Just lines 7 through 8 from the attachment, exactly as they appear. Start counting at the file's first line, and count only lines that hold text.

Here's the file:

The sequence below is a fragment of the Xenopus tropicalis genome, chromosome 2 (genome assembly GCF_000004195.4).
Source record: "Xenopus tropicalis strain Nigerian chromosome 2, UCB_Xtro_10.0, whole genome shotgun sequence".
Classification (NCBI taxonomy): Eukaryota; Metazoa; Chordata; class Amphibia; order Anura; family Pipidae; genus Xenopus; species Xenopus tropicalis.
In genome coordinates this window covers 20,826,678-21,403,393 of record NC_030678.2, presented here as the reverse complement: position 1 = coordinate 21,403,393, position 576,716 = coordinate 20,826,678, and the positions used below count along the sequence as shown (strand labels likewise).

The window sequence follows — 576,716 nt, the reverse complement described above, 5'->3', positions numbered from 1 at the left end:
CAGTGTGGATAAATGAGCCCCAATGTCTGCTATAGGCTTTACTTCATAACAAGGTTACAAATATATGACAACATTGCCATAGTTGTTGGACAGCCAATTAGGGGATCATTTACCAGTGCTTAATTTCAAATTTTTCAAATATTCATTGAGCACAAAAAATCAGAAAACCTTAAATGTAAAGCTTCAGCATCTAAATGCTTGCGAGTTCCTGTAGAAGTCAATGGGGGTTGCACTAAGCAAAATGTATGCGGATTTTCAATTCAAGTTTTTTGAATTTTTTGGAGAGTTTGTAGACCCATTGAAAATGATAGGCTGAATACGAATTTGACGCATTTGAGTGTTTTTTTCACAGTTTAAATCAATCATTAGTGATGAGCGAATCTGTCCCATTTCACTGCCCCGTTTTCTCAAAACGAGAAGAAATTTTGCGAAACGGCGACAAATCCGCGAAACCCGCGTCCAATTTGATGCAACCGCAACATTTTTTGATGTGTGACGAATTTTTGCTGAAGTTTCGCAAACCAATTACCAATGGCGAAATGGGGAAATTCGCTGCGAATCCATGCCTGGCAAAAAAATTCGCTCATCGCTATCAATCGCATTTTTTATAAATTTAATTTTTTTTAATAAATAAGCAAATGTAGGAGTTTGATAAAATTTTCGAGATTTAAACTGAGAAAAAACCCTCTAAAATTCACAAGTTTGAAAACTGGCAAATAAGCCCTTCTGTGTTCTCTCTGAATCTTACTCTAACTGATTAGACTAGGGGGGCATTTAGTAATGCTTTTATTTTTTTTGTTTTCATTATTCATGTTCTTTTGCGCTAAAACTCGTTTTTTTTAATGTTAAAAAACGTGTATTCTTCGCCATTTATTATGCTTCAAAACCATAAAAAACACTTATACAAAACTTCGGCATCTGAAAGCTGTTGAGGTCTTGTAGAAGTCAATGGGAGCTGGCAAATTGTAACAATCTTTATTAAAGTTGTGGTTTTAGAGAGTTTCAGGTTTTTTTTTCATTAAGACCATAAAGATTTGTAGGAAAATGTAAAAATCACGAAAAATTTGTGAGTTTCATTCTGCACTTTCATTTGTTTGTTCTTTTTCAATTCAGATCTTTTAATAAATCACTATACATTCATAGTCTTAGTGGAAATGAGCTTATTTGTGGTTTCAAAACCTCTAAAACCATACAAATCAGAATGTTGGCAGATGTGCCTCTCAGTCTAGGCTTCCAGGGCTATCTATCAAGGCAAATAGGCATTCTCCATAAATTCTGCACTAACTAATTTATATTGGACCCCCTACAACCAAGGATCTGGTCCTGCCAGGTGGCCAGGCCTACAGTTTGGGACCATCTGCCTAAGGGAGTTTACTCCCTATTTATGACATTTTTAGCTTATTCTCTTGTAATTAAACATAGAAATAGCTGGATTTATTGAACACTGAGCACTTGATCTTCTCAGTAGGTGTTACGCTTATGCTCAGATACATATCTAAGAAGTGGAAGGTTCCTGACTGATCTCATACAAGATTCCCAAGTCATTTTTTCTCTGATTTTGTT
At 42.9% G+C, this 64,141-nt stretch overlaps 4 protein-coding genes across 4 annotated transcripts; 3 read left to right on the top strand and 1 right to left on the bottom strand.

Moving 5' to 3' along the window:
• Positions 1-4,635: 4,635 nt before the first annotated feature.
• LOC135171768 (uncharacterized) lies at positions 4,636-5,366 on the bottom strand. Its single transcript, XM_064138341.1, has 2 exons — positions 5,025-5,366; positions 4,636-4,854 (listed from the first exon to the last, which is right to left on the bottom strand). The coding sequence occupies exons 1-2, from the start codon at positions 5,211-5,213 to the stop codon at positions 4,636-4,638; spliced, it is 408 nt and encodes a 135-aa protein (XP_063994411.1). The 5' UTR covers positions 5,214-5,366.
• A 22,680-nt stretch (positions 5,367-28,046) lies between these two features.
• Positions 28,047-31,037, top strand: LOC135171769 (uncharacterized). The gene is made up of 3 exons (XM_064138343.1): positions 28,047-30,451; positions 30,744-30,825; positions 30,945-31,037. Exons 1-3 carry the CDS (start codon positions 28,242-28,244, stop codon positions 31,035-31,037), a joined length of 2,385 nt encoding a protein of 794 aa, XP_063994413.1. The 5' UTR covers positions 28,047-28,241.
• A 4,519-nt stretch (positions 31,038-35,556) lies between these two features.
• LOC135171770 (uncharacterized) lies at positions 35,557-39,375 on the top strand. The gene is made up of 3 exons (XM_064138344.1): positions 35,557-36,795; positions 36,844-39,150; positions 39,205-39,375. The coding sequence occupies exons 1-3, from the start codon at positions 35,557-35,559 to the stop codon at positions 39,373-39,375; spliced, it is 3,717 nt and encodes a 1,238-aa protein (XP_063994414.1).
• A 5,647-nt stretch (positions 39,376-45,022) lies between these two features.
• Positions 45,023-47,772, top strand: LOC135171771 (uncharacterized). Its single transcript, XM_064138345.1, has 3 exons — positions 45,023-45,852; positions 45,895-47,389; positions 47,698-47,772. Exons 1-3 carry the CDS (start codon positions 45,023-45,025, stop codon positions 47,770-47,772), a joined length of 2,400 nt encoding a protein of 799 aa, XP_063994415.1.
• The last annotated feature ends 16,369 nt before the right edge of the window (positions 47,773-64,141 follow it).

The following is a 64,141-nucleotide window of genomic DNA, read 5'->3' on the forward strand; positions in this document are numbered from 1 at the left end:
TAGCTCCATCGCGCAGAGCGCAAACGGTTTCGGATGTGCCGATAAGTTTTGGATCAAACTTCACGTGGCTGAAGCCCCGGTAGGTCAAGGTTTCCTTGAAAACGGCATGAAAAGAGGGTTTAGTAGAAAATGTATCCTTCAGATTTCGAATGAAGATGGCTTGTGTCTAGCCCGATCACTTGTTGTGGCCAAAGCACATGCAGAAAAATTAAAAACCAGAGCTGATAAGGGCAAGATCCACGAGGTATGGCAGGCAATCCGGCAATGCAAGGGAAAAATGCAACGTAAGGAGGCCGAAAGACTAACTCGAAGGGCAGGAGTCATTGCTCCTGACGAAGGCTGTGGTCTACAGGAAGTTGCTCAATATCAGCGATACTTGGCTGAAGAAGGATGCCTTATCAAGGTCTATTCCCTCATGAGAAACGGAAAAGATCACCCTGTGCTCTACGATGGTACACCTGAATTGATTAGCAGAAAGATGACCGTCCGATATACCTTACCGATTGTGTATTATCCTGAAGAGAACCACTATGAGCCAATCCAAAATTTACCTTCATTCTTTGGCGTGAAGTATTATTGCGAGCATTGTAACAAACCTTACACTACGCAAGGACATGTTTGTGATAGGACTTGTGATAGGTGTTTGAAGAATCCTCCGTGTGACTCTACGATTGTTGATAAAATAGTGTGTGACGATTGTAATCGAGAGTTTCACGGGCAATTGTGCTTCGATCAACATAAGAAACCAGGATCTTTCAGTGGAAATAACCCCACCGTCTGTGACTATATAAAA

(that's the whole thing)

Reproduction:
At 42.9% G+C, this 64,141-nt stretch overlaps 4 protein-coding genes across 4 annotated transcripts; 3 read left to right on the top strand and 1 right to left on the bottom strand.

Moving 5' to 3' along the window: